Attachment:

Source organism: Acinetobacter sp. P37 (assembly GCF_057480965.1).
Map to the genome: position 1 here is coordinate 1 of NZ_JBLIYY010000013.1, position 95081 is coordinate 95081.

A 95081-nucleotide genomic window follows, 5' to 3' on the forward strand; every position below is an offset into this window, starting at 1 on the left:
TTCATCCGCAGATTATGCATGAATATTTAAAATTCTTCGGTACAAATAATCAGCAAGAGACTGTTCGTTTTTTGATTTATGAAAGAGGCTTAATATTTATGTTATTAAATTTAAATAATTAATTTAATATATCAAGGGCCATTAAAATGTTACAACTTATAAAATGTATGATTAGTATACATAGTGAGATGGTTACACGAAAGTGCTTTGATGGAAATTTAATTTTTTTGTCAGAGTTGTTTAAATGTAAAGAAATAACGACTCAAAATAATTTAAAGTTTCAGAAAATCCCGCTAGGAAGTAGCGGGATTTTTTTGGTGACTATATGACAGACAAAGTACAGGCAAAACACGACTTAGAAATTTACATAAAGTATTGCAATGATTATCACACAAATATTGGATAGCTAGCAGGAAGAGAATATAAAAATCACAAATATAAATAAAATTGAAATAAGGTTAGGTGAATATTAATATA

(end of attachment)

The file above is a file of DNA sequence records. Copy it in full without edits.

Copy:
Source organism: Acinetobacter sp. P37 (assembly GCF_057480965.1).
Map to the genome: position 1 here is coordinate 1 of NZ_JBLIYY010000013.1, position 95081 is coordinate 95081.

A 95081-nucleotide genomic window follows, 5' to 3' on the forward strand; every position below is an offset into this window, starting at 1 on the left:
TTCATCCGCAGATTATGCATGAATATTTAAAATTCTTCGGTACAAATAATCAGCAAGAGACTGTTCGTTTTTTGATTTATGAAAGAGGCTTAATATTTATGTTATTAAATTTAAATAATTAATTTAATATATCAAGGGCCATTAAAATGTTACAACTTATAAAATGTATGATTAGTATACATAGTGAGATGGTTACACGAAAGTGCTTTGATGGAAATTTAATTTTTTTGTCAGAGTTGTTTAAATGTAAAGAAATAACGACTCAAAATAATTTAAAGTTTCAGAAAATCCCGCTAGGAAGTAGCGGGATTTTTTTGGTGACTATATGACAGACAAAGTACAGGCAAAACACGACTTAGAAATTTACATAAAGTATTGCAATGATTATCACACAAATATTGGATAGCTAGCAGGAAGAGAATATAAAAATCACAAATATAAATAAAATTGAAATAAGGTTAGGTGAATATTAATATA